The five-year Virginia Cancer Plan, 2013-2017, released last week by the Richmond-based nonprofit Cancer Action Coalition of Virginia, sets goals and strategies for the early detection and treatment of the disease, along with reducing preventable cancers throughout the state.
"It's a call to action from all levels, from policy makers to grass roots. It's very strategic and doable in four areas — prevention, early detection, treatment and survivorship. Everyone has the opportunity to make a difference," said coalition member Fredda Bryan, a breast cancer survivor and associate director and community health adviser for the American Cancer Society.
The plan is a partnership with the Virginia Department of Health. In endorsing its goals and strategies, former state Health Commissioner Cynthia Romero described it as "a working document."
According to Carlin Rafie, the coalition's chair, about 40,000 Virginia residents are diagnosed with cancer each year. Half of all new cases are preventable or could be detected by screenings early enough for them to be treated effectively, according to the American Cancer Society. The state has found a direct correlation between individuals' use of prevention screening and education levels. Thirteen percent of Virginians have not completed a high school education.
Annually, about 14,000 Virginians die from cancer-related illnesses. While lung cancer is the top killer for both men and women, breast cancer has a higher incidence in women and prostate cancer in men. Hampton is cited as one of the top five areas for cancer incidence in the state, due to the high proportion of prostate cancer in its African-American population; however, it is not in the top five for mortality, according to the coalition's report.
"It's not something that makes us panic. Increasing screening activity can increase your incidence. We have a very active advocacy group, the Hampton Roads Prostate Health Forum, that does a great job and sponsors a lot of screenings in Hampton," said Dr. Nzinga Teule-Hekima, interim health director for Hampton Health Department. "Looking at our incidence and comparing it to mortality speaks to our screening." However, the numbers have given her greater resolve to focus on overall prevention efforts through promoting healthier lifestyles.
Top priority in the plan's prevention strategy is to reduce individuals' exposure to tobacco products, which account for 85 percent of all lung cancer cases and one-third of all cancers with more than 9,240 Virginians dying from smoking-related illnesses annually. The CACV is advocating for spending $103.2 million on tobacco prevention, up from just $8.4 million in each of the past two years. "Smoking is one of the biggest risks for all cancers. We need to advocate prevention strategies — not smoking, exercising more, eating well," said Teule-Hekima.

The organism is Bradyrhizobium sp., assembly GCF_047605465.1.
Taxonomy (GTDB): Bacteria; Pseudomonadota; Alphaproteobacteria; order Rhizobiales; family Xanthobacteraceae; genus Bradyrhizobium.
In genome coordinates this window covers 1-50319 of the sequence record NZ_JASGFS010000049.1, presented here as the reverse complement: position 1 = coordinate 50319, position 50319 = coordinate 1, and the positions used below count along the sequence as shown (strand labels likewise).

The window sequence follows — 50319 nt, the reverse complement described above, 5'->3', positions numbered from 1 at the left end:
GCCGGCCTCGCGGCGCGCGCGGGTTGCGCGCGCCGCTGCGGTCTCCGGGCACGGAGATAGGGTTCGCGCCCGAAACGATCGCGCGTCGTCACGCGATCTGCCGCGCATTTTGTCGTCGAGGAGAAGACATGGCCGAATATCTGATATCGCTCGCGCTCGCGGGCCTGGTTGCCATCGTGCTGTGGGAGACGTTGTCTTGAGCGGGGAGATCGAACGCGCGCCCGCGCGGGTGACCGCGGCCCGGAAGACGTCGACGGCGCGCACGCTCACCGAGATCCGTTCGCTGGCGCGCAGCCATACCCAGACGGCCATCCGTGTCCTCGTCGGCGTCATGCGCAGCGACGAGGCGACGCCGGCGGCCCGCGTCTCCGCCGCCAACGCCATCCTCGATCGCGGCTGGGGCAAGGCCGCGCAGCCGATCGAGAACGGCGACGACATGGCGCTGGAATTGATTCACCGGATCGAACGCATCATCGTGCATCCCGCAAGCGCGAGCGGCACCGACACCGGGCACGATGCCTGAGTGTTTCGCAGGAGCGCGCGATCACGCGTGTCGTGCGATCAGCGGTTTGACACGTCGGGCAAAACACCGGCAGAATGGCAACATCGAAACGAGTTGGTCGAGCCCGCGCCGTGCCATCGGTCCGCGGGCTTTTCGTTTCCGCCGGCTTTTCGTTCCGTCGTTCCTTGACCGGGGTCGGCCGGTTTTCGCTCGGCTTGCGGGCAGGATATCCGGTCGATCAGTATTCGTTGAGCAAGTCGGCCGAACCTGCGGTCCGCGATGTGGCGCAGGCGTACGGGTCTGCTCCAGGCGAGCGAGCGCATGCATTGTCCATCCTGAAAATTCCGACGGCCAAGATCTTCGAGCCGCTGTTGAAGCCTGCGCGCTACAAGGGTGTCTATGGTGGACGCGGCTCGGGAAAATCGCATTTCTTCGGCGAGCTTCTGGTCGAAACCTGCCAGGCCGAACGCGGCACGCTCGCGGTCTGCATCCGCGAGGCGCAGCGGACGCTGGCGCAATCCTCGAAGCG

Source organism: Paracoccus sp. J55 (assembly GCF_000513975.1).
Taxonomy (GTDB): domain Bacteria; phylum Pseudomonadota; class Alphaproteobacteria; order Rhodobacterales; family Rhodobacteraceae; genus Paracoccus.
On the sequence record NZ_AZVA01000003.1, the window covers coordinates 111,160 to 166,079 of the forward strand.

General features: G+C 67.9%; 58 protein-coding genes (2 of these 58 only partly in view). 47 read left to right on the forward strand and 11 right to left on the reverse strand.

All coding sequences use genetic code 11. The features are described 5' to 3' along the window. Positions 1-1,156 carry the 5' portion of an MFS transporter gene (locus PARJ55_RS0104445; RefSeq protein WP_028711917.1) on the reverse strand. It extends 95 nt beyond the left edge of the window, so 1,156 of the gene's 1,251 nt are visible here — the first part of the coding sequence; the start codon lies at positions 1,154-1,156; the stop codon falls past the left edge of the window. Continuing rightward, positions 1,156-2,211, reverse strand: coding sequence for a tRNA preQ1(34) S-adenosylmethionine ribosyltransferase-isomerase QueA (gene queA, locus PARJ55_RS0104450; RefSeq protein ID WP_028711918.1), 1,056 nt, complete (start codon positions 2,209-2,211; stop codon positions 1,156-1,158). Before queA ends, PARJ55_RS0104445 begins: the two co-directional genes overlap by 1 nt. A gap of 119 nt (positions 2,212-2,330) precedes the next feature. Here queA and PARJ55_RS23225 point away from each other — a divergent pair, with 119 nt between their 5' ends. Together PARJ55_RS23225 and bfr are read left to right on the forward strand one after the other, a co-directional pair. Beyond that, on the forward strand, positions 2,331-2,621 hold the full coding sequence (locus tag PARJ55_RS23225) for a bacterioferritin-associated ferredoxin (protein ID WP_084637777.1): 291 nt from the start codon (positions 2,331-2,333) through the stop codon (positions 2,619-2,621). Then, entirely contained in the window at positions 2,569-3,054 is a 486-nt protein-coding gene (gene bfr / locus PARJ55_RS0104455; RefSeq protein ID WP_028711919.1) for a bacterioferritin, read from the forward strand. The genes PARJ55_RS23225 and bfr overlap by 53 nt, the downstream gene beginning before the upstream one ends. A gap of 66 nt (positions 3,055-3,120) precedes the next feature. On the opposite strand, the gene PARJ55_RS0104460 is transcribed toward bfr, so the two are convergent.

The plan also urges an increase in the number of adolescents receiving the HPV vaccine to prevent cervical cancer. There are no current data on how many 6th-graders currently receive the recommended shot, which has an opt-out clause. However, with Pap smear screenings and the introduction of the HPV vaccine, the incidence of cervical cancer and mortality have decreased significantly, according to the state's cancer registry.
In terms of early detection, the CACV plan endorses the use of genetic screening based on individuals' risk profile as well as earlier screenings for populations at risk for breast, cervical, colon and prostate cancers. "We still need to see how we can change the later diagnosis and higher mortality rate in African-Americans," said Bryan.
For a full copy of the Virginia Cancer Plan, go to http://cancercoalitionofvirginia.org.
• Smokers who need help quitting the habit can get free counseling by calling the state's Quit Now line, 1-800-784-8669.
• Low-income women who have no insurance or who are underinsured can access breast and cervical cancer screenings by going to http://www.vdh.virginia.gov/ofhs/prevention/ewl or call 1-866-395-4968 to find a screening location.
• Tips for healthy living and cancer prevention:
Don't smoke; eat more fruits and vegetables; maintain a healthy weight; increase daily physical activity; and get screenings on schedule, according to your age and risk factors.
Salasky can be reached by phone at 757-247-4784.Copyright © 2015, The Baltimore Sun